In this week’s episode of The CEO Warrior Podcast, Mike Agugliaro interviews Thom Johnson, who has been a marketer for businesses for more than thirty years. During the podcast, Mike and Thom discuss using media to effectively communicate your marketing message.
Main Questions Asked:
- What are the big problems you see in marketing?
- Can experts really save people time and money?
- What types of messages should be utilized in good media strategy today?
- How do you show trust in your brand?
- What is the difference between brand, marketing, and direct response?
- Does brand and brand messaging change? Why, and how often?
- How does someone evaluate his or her brand?
- How does having a story around a brand empower it?
- Talk about the difference between a brand and a logo.
- How do brands evaluate effectiveness versus its competitors?
- How do I keep my brand in the face of everyone who should be seeing it?
- How do you use focus groups to evaluate brands and marketing?
Key Lessons Learned:
- A lot is driven by anecdotal rather than strategic thinking about message delivery.
- A good communication platform incorporates two approaches:
1) Brand Messaging
- Identify a unique benefit or comparative advantage in your category that resonates with consumers and that you can deliver on.
- Develop a message in an interesting way.
- Find the ways to communicate that to consumers as a promise.
- When consumers check your promise and find that it’s true, they trust you.
- Trust is the cornerstone of any great brand.
2) Retail Messaging
- There is a parade of consumers who are buying today.
- The key is, ‘How do I capture the consumer who is buying today?’ This is usually built around incentives.
- There is a difference between having a ‘reason’ to buy and an ‘incentive’ to buy. This is the difference between branding your product and doing retail messaging around it.
- Stay true to your heritage and the unique benefit of the comparative advantage that makes you stand out against the competitive influencers in your category.
- Even though brands evolve and take on new characteristics and elements, it typically shouldn’t be a shifting thing.
- What are the things you deliver to a consumer?
- If consumers check out your promise, and it’s not true, then you have destroyed the opportunity to build a life-long relationship.
- Hang on to the heritage and drive the thing that drives the thing that makes you stand out in a competitive field.
- As a business owner, your brand is the most valuable thing you own.
Evaluating Your Brand
- Be conscious of what the competitive field looks like.
- The essence of a great brand is defining what it is and what you deliver on.
- It has to resonate with consumers. If not, then you have lost the opportunity to engage with them, even if it makes them distinctly different.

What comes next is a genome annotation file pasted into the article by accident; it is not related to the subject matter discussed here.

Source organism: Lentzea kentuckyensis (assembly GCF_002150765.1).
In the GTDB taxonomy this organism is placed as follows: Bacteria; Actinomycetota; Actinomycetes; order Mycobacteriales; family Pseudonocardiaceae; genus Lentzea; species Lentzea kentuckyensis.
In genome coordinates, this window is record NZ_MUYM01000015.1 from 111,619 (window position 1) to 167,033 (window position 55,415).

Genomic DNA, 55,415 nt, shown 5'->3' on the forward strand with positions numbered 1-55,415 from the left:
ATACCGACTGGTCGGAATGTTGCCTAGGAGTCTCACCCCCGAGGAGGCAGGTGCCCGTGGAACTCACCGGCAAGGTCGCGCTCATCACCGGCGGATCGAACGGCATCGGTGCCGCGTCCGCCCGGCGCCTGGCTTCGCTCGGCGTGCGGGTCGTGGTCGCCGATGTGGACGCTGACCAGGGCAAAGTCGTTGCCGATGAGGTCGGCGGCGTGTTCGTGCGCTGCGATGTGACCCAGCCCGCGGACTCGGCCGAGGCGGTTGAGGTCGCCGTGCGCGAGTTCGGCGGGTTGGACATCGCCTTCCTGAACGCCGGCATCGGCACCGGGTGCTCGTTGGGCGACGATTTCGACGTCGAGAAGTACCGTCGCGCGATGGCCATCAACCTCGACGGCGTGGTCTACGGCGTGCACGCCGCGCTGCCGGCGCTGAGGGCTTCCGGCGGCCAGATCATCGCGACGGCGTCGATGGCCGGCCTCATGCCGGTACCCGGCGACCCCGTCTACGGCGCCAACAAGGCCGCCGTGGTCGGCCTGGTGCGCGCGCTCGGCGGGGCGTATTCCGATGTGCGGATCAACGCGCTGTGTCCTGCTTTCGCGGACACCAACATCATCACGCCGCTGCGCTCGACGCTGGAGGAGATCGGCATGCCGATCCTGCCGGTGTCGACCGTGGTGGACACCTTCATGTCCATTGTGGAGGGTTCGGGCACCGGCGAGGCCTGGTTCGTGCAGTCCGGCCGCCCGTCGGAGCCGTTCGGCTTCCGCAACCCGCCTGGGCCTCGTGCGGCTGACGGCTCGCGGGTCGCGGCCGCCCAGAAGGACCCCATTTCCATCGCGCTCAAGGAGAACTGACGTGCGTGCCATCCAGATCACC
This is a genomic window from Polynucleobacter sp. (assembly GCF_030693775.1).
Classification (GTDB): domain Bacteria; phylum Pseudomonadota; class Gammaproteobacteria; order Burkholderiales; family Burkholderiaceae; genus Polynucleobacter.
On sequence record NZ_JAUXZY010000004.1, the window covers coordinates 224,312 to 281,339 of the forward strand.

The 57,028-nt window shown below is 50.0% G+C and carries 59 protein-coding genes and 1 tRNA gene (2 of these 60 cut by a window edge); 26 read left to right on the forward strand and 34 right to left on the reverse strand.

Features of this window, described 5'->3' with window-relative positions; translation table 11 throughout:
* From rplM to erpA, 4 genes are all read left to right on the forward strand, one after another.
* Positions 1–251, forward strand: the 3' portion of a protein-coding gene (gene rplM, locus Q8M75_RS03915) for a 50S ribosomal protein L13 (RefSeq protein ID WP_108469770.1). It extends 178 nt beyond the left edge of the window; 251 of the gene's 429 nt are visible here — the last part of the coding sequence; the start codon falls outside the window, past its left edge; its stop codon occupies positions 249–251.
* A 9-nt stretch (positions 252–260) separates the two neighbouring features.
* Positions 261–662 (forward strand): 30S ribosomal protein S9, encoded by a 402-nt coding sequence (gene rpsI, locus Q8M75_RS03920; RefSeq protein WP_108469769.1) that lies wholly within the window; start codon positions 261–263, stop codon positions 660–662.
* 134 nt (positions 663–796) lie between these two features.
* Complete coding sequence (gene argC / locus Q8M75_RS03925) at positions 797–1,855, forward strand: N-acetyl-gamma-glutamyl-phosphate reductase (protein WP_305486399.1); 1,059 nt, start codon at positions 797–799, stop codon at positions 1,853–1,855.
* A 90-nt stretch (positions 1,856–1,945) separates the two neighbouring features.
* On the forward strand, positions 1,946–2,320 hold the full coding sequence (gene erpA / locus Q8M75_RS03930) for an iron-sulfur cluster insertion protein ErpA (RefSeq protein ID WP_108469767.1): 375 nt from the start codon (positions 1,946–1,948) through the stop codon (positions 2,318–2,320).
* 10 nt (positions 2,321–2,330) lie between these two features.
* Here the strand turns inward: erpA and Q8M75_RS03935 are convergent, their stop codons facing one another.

- What is motivating the consumer to transact in these categories?
- Is your brand a ‘fad,’ or is it sustainable product?
Stories Empower Brands
- A story is something that engages a consumer on an intellectual and emotional level.
- Logos capture the essence of the brand that people can relate to, and becomes the shortened version of the brand and story.
- A brand story is something the consumer can purchase in the logo, and is a way to connect to the brand.
- This is the cornerstone of great brands. It has to be earned every day.
- The brand manager is there to protect the brand and the way its formulated and delivered, as well as way the consumer and trade partner perceive it.
- Be one thing to the people you want to do repeat business with, and not all things to all people.
- Don’t dilute your brand.
Brand Evaluation Versus Competitors
- The way to evaluate is via recurring income.
- What percentage of transactions consumers have in the category do you control? This is your brand power.
- One of the metrics is how many category providers does it take to achieve 70% share of the category volume.
- Understand how consumers are transacting in your business, as this will define a lot of activity you should be looking at.
- Sync your message to how the transactional process is occurring.
- There are two approaches when doing research:
1) Quantitative approach (numeric)
2) Qualitative approach (emotional)
The 5 Buying Styles
1. Penny Pinchers
- These are driven solely by price.
- The strategy is to present pricing at the margins you are most comfortable delivering.
- If they say no, move on, as you won’t match their strategy of buying at the lowest possible cost.
2. Conscientious Consumers
- These buyers are penny pinchers with brains, as they can be moved up incrementally on the buying scale if you can demonstrate enough benefit.
- They will self-identify by asking what they will get for the extra money.
3. The Buyers of the Best
- They don’t care about price, and only care about benefit and feature.
- Always talk benefit and point out how the product or service makes life easier.
4. Brand Loyal
- Brand loyal and tends to do the same things over and over.
- Show the buyer how what your selling matches up well with what they currently have.
5. Swayable Shopaholics
- This buyer wants to learn everything.
- They get into specific things such as technology specs.
- The strategy is to listen, as they will tell you the specs they are looking to buy.
- When they get what they want, they will transact immediately.
- Always determine what your brand is.
- Ensure you communicate it concisely and precisely to your consumer base.
- Be a great steward of your brand and protect it at all times.
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Links to Resources Mentioned
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